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Trade, diaspora and migration to New Zealand

Author

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  • Law, David
  • Bryant, John
  • Genc, Murat

    (Department of Economics, School of Business, University of Otago)

Abstract

NZIER has always had a strong interest in understanding the way in which the New Zealand economy interacts with the rest of the world. We have a long history of producing research into trade liberalisation and globalisation. As the global economy becomes ever more complex, we are now turning our attention to issues such as services, investment, technology transfer and the role of people movement in promoting economic growth and productivity. NZIER is delighted to continue this tradition by funding this important and innovative piece of research by David Law, Murat Gen and John Bryant into the links between trade flows and the movement of people across borders. This research was funded by NZIER in celebration of our 50th Anniversary in 2008. During this very challenging period for the global economy, there has been a tendency for policy makers to implement inwards-focused policies aimed to protecting domestic jobs and promoting domestic economic activity. Such policies are politically popular, but can be economically inefficient and often come at the expense of deeper economic integration between countries. One particularly topical area of policy discussion is the role of immigration in promoting economic growth. New Zealand has long been reliant on immigration to boost its population and to fill gaps in the labour market. And many Kiwis love to travel overseas to gain life and work experience. Given these continual inflows and outflows, it is interesting to consider how people movements might affect the New Zealands exports and imports of goods and services, and thus how immigration policy might be used as a policy lever to boost our international linkages. The paper uses empirical techniques to investigate the links between trade, migration and New Zealands diaspora. It clearly shows that inwards and outwards migration has a positive effect on goods and tourism trade. This suggests that policy makers could design immigration policy with these links in mind in order to maximise the economic potential of migrants. If trade follows migration flows, then an important avenue for boosting New Zealands integration with the global economy may be encouraging migrants from important trading partners.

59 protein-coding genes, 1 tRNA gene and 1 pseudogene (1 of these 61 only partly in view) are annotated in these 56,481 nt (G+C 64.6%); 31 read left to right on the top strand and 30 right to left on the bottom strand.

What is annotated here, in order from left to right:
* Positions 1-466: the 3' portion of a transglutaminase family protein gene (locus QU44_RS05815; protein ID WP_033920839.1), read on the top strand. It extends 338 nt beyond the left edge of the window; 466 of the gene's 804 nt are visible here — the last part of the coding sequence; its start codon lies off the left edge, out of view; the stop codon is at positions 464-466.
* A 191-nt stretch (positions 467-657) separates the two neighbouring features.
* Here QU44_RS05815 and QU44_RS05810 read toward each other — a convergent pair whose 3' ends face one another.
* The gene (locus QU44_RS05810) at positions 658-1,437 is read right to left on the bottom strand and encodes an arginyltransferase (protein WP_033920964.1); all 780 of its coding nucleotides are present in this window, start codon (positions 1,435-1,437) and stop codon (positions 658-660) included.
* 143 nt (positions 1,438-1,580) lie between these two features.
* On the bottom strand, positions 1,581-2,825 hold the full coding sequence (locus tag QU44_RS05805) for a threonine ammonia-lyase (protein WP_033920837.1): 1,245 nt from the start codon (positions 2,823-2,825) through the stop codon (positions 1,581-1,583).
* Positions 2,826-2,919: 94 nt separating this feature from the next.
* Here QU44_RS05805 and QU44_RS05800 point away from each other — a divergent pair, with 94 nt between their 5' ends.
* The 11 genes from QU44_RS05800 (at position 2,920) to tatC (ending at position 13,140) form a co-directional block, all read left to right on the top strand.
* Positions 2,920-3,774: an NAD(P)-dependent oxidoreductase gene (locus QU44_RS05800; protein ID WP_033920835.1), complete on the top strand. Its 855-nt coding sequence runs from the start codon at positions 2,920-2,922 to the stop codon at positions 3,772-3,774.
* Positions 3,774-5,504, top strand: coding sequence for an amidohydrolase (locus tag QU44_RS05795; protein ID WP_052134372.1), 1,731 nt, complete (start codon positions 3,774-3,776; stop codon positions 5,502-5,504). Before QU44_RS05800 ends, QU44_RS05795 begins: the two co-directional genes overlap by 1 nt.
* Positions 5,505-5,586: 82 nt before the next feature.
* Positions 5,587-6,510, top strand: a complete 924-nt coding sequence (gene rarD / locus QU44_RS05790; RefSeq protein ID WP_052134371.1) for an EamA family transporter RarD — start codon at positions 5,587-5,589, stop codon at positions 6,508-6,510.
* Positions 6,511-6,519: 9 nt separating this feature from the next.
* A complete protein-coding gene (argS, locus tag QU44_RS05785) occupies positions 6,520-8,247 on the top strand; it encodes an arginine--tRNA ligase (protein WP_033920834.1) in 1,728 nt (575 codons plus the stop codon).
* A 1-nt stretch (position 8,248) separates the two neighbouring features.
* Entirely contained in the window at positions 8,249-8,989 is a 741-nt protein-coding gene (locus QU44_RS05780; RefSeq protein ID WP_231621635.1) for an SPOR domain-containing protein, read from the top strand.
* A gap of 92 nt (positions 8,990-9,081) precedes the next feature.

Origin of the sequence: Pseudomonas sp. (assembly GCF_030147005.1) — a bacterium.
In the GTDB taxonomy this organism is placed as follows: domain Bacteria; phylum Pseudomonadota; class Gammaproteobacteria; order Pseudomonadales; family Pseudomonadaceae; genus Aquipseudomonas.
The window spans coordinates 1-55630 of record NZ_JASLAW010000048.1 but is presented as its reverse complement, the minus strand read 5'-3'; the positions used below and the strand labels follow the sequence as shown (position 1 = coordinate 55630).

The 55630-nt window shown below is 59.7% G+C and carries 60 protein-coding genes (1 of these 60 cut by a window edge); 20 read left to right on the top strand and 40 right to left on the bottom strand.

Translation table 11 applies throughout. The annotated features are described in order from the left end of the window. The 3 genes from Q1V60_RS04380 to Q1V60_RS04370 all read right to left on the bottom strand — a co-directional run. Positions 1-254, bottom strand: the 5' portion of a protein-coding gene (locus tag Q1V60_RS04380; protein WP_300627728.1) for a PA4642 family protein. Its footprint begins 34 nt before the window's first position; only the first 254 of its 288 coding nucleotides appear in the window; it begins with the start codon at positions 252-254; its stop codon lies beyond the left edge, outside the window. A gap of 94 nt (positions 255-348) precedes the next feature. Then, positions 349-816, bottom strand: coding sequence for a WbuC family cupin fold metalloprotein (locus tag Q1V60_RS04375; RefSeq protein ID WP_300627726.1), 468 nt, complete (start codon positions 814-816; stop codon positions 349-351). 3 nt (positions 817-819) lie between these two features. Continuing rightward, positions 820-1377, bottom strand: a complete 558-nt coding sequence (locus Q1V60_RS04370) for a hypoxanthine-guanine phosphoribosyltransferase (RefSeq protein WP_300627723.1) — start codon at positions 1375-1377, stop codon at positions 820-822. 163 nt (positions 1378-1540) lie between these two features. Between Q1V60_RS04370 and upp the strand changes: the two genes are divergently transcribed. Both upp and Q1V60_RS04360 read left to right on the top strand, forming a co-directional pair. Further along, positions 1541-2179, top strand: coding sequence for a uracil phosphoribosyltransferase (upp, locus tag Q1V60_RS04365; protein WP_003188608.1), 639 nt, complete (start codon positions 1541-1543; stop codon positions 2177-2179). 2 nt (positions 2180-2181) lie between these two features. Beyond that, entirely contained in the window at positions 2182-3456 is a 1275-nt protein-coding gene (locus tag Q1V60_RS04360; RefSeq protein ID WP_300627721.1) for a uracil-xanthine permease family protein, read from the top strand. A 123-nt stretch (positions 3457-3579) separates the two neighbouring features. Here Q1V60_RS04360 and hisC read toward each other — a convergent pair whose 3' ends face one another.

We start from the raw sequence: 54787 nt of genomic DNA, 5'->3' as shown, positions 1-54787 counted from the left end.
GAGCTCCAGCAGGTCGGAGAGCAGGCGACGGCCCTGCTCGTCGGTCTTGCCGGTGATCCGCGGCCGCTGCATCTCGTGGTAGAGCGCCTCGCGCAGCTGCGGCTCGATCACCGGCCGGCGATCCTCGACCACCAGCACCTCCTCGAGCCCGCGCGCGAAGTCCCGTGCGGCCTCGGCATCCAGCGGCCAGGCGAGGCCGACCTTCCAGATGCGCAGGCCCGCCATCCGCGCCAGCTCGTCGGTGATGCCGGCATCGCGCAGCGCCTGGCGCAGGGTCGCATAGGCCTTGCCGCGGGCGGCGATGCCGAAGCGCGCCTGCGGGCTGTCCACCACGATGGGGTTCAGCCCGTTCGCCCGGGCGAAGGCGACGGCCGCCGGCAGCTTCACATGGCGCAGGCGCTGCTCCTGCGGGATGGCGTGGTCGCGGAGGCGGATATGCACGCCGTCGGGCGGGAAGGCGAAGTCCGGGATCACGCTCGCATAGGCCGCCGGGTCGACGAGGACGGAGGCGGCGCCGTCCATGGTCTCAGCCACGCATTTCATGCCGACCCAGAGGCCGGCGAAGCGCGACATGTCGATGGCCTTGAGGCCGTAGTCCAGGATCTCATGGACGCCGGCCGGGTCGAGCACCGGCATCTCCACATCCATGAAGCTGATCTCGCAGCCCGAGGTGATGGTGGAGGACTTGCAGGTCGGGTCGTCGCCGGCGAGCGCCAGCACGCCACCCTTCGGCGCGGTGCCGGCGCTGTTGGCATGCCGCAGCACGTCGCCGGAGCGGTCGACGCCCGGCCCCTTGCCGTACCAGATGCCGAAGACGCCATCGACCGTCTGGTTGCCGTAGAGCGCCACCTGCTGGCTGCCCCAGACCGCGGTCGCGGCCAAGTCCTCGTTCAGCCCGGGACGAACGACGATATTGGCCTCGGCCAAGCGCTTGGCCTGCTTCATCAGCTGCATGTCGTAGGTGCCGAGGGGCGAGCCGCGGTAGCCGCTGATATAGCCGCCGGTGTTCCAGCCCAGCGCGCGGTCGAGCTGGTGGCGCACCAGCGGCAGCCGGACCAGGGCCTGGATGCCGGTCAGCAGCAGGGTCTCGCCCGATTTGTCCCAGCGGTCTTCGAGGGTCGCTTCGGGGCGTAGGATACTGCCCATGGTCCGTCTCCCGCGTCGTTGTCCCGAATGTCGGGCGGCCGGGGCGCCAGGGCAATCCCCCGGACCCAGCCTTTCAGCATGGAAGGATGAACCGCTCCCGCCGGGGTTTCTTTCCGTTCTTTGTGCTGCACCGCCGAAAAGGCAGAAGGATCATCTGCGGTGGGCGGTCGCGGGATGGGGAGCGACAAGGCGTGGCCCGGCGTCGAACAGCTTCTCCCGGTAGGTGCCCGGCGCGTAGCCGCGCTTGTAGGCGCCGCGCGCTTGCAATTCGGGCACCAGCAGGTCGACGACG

Suggested Citation

  • Law, David & Bryant, John & Genc, Murat, 2009. "Trade, diaspora and migration to New Zealand," NZIER Working Paper 2009/4, New Zealand Institute of Economic Research.
  • Handle: RePEc:ris:nzierw:2009_004
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    References listed on IDEAS

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    Cited by:

    1. Murat Genc & Masood Gheasi & Peter Nijkamp & Jacques Poot, 2012. "The impact of immigration on international trade: a meta-analysis," Chapters,in: Migration Impact Assessment, chapter 9, pages 301-337 Edward Elgar Publishing.
    2. Etzo, Ivan & Massidda, Carla & Piras, Romano, 2014. "Migration and outbound tourism: Evidence from Italy," Annals of Tourism Research, Elsevier, vol. 48(C), pages 235-249.
    3. repec:bla:worlde:v:40:y:2017:i:11:p:2354-2377 is not listed on IDEAS
    4. Marie Coiffard & Laëtitia Guilhot, 2012. "Migrations internationales : la mobilité des Hommes, facteur d'intégration régionale en Asie Orientale ?," Post-Print halshs-00755102, HAL.